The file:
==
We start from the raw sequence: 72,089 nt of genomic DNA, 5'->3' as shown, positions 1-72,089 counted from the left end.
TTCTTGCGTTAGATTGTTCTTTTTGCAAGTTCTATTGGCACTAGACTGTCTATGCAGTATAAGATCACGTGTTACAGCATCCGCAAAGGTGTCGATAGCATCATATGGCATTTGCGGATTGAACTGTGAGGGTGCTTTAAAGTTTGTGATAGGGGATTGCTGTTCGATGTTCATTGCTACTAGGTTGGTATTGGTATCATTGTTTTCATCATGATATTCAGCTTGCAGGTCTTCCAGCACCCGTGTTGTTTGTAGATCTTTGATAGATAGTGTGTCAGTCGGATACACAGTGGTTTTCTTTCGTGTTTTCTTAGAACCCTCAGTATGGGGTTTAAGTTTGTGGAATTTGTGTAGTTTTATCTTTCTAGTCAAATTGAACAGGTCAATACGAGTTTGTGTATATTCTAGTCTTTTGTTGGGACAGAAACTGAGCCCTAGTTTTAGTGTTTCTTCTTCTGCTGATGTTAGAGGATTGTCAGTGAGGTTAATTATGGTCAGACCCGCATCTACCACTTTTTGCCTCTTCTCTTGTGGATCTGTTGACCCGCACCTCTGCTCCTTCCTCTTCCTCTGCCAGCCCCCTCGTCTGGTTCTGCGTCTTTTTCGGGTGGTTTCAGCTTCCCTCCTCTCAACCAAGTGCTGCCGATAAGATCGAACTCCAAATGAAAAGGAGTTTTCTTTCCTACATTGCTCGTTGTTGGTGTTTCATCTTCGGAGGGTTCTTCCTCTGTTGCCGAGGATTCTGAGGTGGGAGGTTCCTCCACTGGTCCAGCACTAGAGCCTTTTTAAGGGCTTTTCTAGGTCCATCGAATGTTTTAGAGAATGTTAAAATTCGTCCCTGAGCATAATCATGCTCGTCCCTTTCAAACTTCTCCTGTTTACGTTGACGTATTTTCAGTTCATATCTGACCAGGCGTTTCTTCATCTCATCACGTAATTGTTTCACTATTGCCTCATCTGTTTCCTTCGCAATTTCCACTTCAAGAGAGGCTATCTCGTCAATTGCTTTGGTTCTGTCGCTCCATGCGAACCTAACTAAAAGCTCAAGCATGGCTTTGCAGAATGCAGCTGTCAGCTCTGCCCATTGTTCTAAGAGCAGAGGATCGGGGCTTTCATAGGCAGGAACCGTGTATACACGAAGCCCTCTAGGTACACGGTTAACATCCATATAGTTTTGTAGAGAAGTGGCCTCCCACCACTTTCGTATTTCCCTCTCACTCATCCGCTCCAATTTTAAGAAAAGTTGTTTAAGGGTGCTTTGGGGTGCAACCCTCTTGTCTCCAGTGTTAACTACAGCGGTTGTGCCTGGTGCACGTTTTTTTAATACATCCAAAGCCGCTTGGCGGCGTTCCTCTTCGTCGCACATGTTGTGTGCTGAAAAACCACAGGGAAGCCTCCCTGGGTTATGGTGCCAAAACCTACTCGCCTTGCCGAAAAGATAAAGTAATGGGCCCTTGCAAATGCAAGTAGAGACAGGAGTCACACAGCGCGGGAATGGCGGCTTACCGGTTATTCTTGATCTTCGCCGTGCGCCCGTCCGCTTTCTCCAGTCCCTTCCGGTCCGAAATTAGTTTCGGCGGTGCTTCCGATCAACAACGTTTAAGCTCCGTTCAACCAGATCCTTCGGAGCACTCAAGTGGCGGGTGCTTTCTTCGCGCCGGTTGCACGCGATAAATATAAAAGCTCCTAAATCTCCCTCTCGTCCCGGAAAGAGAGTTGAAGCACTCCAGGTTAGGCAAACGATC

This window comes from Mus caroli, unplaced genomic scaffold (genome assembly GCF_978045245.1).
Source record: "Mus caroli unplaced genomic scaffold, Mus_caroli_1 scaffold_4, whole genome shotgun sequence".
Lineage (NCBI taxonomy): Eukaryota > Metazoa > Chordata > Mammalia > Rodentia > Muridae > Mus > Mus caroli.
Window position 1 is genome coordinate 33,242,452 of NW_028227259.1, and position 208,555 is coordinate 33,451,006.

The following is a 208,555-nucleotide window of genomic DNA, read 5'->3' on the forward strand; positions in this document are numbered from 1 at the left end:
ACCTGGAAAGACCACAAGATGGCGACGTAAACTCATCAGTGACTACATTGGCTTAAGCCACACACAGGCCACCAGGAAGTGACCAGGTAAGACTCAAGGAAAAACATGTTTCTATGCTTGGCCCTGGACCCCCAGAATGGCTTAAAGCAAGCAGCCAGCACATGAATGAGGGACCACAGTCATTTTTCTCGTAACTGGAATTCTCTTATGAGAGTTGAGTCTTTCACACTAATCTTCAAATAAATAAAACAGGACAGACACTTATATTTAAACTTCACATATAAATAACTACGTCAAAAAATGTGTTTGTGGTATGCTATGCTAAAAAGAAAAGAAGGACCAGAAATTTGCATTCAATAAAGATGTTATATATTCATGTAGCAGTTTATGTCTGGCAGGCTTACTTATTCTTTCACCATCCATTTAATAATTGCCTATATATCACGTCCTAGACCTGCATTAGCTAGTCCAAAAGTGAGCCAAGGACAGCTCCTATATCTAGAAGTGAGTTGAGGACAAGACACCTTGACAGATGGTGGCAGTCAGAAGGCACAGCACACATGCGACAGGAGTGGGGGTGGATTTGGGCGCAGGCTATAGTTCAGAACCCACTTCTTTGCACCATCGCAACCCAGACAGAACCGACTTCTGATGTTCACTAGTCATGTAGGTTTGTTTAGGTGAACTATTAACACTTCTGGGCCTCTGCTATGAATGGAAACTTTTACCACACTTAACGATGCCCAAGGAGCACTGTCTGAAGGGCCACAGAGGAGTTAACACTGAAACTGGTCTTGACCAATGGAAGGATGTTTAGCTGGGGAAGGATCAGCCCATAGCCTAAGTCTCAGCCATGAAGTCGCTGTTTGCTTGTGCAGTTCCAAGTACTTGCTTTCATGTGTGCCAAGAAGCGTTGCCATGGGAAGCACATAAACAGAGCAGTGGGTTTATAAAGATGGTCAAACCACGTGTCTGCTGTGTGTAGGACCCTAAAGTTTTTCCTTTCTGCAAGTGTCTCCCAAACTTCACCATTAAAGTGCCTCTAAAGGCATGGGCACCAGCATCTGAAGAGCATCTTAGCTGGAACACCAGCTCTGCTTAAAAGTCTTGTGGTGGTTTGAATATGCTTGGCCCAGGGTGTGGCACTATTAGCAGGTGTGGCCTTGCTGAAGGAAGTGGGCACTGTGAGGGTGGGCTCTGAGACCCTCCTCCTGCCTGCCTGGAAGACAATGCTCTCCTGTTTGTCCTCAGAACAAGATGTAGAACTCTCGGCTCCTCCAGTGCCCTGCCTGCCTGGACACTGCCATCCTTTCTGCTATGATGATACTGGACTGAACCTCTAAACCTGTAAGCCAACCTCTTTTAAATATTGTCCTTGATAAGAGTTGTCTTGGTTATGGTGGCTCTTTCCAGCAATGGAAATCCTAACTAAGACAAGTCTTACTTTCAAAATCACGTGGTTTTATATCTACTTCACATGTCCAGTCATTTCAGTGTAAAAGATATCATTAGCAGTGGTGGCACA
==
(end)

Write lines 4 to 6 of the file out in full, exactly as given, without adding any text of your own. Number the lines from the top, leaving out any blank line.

Source record: "Mus caroli unplaced genomic scaffold, Mus_caroli_1 scaffold_4, whole genome shotgun sequence".
Lineage (NCBI taxonomy): Eukaryota > Metazoa > Chordata > Mammalia > Rodentia > Muridae > Mus > Mus caroli.
Window position 1 is genome coordinate 33,242,452 of NW_028227259.1, and position 208,555 is coordinate 33,451,006.